Each year, the University of Nebraska-Lincoln releases a report showing areas of Nebraska that have lost or gained groundwater.
There’s one major bright spot in that report. The groundwater below Phelps and Gosper Counties in south-central Nebraska has risen more than 60 feet since well development began, and that’s thanks to the Central Nebraska Public Power and Irrigation District.
Now CNPPID is leading a precision farming pilot project designed to further reduce water usage to benefit the environment, wildlife and farmers. The project will also serve as a learning tool for farmers and others interested in maintaining a bountiful water supply in Nebraska.
The E-67 Telemetry Project involves building a precision agriculture infrastructure that allows farmers who irrigate through the CNPPID network to further reduce water usage. The new technology monitors weather conditions and crop water usage to let farmers know “down to the gallon” how much water should be applied to their corn and soybeans.
“Our farmers want to use the least amount of water to produce a full yield – just meet the crop water needs and nothing more than that,” said CNPPID Conservation Director Marcia Trompke.
It’s her job to ensure that CNPPID creates a sustainable agricultural future, where water is able to be replenished at the same rate or faster than it’s used.
Trompke said CNPPID decided to pursue this project because of its long-term mission to preserve water supplies and also because farmers want the ability to manage their water resources precisely.
CNPPID is right partner for water usage pilot
CNPPID is the largest irrigation district in Nebraska and oversees hydropower generation and supplying supplemental irrigation water to more than 108,000 acres of farm ground using Platte River Basin water instead of pulling from groundwater resources. The CNPPID system contains 500 miles of canals including 130 miles of pipeline canals on the south side of the Platte River between North Platte and Minden. The water for summer irrigation comes mainly from North Platte River water stored in Lake McConaughy (Central’s main storage reservoir near Ogallala).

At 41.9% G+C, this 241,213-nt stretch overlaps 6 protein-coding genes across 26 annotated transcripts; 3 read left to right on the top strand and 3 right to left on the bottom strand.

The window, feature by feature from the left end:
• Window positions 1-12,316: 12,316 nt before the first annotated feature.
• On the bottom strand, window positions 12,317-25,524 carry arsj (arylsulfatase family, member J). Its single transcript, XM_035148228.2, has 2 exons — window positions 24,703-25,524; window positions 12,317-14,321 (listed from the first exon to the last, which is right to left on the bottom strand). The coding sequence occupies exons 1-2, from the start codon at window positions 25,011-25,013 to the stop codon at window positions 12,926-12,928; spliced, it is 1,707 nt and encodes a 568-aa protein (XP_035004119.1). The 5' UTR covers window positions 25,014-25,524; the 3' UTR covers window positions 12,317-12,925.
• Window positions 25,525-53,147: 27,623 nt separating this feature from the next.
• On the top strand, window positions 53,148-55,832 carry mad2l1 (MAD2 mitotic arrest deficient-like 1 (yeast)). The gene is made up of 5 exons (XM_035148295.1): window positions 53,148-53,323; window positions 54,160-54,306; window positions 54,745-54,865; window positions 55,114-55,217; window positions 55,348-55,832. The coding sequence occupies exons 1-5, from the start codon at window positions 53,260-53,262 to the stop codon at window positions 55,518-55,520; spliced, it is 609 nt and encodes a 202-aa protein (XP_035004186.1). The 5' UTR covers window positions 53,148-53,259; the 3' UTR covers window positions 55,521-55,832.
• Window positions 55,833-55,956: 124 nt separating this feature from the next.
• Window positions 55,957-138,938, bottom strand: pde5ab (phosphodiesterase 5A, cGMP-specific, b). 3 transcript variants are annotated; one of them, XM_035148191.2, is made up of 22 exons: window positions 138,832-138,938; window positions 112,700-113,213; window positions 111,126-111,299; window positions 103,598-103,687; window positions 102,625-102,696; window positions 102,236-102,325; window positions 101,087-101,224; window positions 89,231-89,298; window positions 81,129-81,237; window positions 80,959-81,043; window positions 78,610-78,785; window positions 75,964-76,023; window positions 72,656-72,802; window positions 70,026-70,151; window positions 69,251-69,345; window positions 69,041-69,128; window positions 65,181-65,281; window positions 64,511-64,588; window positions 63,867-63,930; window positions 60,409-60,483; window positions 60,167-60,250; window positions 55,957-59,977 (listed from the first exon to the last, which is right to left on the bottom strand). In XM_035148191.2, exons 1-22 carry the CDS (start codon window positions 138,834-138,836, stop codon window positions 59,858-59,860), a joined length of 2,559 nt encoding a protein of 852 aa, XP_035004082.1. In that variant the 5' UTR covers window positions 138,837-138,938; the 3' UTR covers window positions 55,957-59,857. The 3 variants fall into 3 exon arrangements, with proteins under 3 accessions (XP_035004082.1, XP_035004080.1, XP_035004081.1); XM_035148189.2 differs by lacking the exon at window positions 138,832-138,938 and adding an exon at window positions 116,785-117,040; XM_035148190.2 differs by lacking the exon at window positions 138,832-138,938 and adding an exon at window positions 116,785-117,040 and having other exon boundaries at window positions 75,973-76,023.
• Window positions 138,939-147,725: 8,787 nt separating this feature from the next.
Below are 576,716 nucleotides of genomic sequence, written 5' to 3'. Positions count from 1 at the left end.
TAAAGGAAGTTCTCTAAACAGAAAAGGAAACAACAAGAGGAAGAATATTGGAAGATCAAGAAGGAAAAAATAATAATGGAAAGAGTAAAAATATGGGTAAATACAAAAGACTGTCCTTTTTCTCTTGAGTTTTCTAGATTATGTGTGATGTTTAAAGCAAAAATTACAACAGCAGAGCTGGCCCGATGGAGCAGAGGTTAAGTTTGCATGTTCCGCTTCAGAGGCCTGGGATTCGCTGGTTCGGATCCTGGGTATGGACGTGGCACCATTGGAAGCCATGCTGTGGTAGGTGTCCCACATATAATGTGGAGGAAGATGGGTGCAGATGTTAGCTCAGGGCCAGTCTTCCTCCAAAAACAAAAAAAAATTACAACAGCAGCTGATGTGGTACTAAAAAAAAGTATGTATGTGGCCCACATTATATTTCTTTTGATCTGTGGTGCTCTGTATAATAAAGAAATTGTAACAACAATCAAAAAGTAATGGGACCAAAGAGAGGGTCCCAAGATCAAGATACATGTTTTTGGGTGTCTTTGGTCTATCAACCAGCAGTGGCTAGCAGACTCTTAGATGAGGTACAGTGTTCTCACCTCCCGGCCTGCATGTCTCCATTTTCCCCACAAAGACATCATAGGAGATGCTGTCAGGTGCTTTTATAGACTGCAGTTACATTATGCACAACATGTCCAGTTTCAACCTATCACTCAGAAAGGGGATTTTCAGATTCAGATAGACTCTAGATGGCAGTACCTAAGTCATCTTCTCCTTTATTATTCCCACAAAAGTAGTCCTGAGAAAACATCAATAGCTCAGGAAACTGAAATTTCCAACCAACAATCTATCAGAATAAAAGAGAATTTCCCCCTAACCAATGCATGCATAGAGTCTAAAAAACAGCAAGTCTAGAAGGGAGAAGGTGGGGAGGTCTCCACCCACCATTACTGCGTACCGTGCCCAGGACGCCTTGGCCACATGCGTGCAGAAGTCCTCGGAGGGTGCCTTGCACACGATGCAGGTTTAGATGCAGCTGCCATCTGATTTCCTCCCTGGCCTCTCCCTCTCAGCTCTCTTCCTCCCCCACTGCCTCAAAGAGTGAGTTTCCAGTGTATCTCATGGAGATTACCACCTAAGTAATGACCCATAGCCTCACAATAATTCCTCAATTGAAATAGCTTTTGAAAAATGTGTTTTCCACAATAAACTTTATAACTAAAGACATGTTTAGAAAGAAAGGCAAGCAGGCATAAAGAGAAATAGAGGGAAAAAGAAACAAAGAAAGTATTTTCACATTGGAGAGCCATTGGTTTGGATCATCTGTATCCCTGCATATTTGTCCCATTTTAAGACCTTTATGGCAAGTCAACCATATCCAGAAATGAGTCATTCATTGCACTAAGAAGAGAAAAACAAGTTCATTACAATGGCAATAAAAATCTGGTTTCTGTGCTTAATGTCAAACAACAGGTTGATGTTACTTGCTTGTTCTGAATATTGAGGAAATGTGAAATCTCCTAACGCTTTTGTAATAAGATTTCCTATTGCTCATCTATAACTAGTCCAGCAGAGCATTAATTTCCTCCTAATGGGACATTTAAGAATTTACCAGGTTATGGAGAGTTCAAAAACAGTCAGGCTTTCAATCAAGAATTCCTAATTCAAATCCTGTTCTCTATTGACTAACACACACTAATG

The E-67 Telemetry project is funded through a three-year $194,000 grant from the Nebraska Environmental Trust and is matched with labor and material costs donated by CNPPID, equipment discounts and donations through precision agriculture supplier McCrometer, Inc., based in California, and educational materials from the University of Nebraska Extension.
In the first year of the project, CNPPID installed crop monitoring devices at 26 field sites along the E-67 canal in Gosper County. There were 15 owners/tenants who agreed to learn the technology and help provide feedback on the value, ease of use and effectiveness of the devices.
Each crop monitoring device consists of a UHF radio transmitter, a solar panel to power the radio, a digital rain gauge and a digital flow meter. These individual pieces all communicate with a base station located near Johnson Lake. McCrometer donated two weather stations that calculate crop water use and evaporation.